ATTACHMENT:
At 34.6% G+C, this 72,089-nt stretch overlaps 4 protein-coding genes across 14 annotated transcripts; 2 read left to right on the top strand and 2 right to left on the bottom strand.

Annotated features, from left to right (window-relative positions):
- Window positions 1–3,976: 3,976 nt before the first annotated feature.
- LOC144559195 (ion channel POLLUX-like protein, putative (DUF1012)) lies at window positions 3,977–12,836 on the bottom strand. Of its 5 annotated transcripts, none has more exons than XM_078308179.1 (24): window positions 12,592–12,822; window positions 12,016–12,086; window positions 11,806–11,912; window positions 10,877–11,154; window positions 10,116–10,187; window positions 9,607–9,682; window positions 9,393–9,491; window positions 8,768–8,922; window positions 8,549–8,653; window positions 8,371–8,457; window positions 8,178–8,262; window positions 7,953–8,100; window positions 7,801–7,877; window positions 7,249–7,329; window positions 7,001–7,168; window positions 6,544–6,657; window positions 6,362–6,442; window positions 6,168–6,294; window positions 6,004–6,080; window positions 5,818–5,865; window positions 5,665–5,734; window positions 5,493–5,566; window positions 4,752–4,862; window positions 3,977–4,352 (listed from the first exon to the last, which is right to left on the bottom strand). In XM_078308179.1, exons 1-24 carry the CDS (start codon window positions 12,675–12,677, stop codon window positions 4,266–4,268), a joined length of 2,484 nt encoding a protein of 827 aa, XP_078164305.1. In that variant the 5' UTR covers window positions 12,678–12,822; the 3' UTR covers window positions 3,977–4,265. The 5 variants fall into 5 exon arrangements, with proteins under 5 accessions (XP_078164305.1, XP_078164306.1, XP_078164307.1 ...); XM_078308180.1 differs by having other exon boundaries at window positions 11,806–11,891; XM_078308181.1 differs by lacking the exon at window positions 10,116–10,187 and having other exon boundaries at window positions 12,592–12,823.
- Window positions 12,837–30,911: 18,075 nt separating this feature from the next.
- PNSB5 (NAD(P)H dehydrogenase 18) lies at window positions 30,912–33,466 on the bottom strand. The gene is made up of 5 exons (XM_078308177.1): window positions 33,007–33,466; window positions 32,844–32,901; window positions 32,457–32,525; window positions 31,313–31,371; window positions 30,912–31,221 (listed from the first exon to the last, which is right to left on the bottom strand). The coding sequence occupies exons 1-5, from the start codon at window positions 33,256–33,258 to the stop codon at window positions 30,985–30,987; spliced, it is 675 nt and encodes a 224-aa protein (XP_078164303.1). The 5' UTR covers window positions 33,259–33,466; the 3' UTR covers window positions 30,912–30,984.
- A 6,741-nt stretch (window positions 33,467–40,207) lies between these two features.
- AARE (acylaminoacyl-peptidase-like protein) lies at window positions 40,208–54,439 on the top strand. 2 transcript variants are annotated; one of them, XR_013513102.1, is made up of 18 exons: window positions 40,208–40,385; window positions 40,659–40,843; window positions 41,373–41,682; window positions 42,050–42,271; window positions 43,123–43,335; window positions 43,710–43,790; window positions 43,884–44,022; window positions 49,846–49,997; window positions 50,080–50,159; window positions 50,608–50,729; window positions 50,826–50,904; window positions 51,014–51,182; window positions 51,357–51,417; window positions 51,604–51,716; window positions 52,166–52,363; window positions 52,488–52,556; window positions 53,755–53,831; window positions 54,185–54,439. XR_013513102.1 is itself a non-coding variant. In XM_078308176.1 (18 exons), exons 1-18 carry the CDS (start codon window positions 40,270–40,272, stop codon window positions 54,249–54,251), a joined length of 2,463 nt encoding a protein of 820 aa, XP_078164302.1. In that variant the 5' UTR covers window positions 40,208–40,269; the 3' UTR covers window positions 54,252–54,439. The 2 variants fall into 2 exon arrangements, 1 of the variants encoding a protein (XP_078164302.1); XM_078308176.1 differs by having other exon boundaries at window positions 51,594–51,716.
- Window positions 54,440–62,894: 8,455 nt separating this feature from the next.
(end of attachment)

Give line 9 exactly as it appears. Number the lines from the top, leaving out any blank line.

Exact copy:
- Window positions 54,440–62,894: 8,455 nt separating this feature from the next.